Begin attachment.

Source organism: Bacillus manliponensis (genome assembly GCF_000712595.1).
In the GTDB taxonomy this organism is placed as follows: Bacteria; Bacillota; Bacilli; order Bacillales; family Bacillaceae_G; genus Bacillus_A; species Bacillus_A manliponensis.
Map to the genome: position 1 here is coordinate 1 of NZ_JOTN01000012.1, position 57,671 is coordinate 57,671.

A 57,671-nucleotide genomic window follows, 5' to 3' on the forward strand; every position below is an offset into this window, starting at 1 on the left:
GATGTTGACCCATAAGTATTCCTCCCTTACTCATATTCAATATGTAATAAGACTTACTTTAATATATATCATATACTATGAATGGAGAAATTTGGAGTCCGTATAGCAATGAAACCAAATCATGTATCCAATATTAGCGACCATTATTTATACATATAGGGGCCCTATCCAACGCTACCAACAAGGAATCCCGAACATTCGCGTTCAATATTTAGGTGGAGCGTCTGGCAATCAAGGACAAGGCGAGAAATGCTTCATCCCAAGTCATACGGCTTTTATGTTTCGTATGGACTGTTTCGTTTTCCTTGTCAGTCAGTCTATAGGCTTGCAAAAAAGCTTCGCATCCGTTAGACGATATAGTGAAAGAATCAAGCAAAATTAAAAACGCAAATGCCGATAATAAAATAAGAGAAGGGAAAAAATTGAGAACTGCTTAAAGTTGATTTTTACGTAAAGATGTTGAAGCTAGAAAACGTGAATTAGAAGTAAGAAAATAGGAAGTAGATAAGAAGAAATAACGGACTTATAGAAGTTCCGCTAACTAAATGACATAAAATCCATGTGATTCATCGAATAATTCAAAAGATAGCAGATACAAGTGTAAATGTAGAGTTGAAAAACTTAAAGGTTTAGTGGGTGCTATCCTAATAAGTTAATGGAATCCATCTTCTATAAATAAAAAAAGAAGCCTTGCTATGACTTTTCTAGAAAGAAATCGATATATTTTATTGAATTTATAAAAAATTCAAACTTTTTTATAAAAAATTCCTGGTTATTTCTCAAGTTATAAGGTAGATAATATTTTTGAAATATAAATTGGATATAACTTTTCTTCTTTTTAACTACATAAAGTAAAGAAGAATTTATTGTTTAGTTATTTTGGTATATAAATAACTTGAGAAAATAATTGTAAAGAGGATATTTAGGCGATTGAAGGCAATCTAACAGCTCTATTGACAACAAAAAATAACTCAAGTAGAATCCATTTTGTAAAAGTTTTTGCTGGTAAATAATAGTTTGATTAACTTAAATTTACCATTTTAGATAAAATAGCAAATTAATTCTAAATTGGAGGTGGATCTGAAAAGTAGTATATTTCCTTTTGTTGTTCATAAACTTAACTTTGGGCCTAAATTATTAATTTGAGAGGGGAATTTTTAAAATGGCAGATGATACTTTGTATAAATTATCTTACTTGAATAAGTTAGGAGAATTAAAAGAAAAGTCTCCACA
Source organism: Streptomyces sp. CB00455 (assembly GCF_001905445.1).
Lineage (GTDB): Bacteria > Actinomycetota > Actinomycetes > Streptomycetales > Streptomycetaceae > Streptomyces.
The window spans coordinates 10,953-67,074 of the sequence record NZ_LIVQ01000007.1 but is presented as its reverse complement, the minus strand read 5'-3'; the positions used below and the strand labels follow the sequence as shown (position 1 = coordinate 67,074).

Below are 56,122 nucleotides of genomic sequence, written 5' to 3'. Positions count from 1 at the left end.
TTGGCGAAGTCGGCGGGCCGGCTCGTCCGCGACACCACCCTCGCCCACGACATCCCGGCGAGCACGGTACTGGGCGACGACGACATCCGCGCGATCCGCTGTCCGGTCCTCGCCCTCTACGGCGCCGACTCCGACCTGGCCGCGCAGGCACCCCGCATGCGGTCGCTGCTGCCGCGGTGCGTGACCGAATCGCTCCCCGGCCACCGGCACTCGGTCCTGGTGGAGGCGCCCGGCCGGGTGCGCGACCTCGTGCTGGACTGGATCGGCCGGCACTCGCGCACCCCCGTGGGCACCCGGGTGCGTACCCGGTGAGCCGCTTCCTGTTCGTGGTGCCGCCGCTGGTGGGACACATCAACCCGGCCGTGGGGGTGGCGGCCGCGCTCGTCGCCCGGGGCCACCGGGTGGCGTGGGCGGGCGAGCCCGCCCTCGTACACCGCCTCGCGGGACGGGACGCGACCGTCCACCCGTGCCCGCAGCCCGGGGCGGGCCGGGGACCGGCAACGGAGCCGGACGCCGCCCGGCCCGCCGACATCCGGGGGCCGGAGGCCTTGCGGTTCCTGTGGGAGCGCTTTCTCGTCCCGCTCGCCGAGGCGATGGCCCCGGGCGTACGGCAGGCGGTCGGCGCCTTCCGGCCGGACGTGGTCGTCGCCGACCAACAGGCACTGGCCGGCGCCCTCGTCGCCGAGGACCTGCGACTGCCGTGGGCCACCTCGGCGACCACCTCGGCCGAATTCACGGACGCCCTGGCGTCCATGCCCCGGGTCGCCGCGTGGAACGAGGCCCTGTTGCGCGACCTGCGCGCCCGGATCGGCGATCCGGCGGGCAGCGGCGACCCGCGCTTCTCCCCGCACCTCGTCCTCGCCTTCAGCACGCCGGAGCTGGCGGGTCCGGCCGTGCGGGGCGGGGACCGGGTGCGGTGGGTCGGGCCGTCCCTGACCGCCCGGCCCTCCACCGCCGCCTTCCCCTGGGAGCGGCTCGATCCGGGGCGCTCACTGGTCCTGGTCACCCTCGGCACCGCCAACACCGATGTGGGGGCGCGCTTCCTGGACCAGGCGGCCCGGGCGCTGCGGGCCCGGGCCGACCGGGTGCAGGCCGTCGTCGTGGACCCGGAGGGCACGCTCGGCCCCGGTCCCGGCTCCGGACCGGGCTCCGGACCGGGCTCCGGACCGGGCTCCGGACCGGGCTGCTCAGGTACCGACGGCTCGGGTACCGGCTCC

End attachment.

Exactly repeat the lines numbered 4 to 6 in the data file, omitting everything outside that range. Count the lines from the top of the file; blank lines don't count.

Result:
A 57,671-nucleotide genomic window follows, 5' to 3' on the forward strand; every position below is an offset into this window, starting at 1 on the left:
GATGTTGACCCATAAGTATTCCTCCCTTACTCATATTCAATATGTAATAAGACTTACTTTAATATATATCATATACTATGAATGGAGAAATTTGGAGTCCGTATAGCAATGAAACCAAATCATGTATCCAATATTAGCGACCATTATTTATACATATAGGGGCCCTATCCAACGCTACCAACAAGGAATCCCGAACATTCGCGTTCAATATTTAGGTGGAGCGTCTGGCAATCAAGGACAAGGCGAGAAATGCTTCATCCCAAGTCATACGGCTTTTATGTTTCGTATGGACTGTTTCGTTTTCCTTGTCAGTCAGTCTATAGGCTTGCAAAAAAGCTTCGCATCCGTTAGACGATATAGTGAAAGAATCAAGCAAAATTAAAAACGCAAATGCCGATAATAAAATAAGAGAAGGGAAAAAATTGAGAACTGCTTAAAGTTGATTTTTACGTAAAGATGTTGAAGCTAGAAAACGTGAATTAGAAGTAAGAAAATAGGAAGTAGATAAGAAGAAATAACGGACTTATAGAAGTTCCGCTAACTAAATGACATAAAATCCATGTGATTCATCGAATAATTCAAAAGATAGCAGATACAAGTGTAAATGTAGAGTTGAAAAACTTAAAGGTTTAGTGGGTGCTATCCTAATAAGTTAATGGAATCCATCTTCTATAAATAAAAAAAGAAGCCTTGCTATGACTTTTCTAGAAAGAAATCGATATATTTTATTGAATTTATAAAAAATTCAAACTTTTTTATAAAAAATTCCTGGTTATTTCTCAAGTTATAAGGTAGATAATATTTTTGAAATATAAATTGGATATAACTTTTCTTCTTTTTAACTACATAAAGTAAAGAAGAATTTATTGTTTAGTTATTTTGGTATATAAATAACTTGAGAAAATAATTGTAAAGAGGATATTTAGGCGATTGAAGGCAATCTAACAGCTCTATTGACAACAAAAAATAACTCAAGTAGAATCCATTTTGTAAAAGTTTTTGCTGGTAAATAATAGTTTGATTAACTTAAATTTACCATTTTAGATAAAATAGCAAATTAATTCTAAATTGGAGGTGGATCTGAAAAGTAGTATATTTCCTTTTGTTGTTCATAAACTTAACTTTGGGCCTAAATTATTAATTTGAGAGGGGAATTTTTAAAATGGCAGATGATACTTTGTATAAATTATCTTACTTGAATAAGTTAGGAGAATTAAAAGAAAAGTCTCCACA
Source organism: Streptomyces sp. CB00455 (assembly GCF_001905445.1).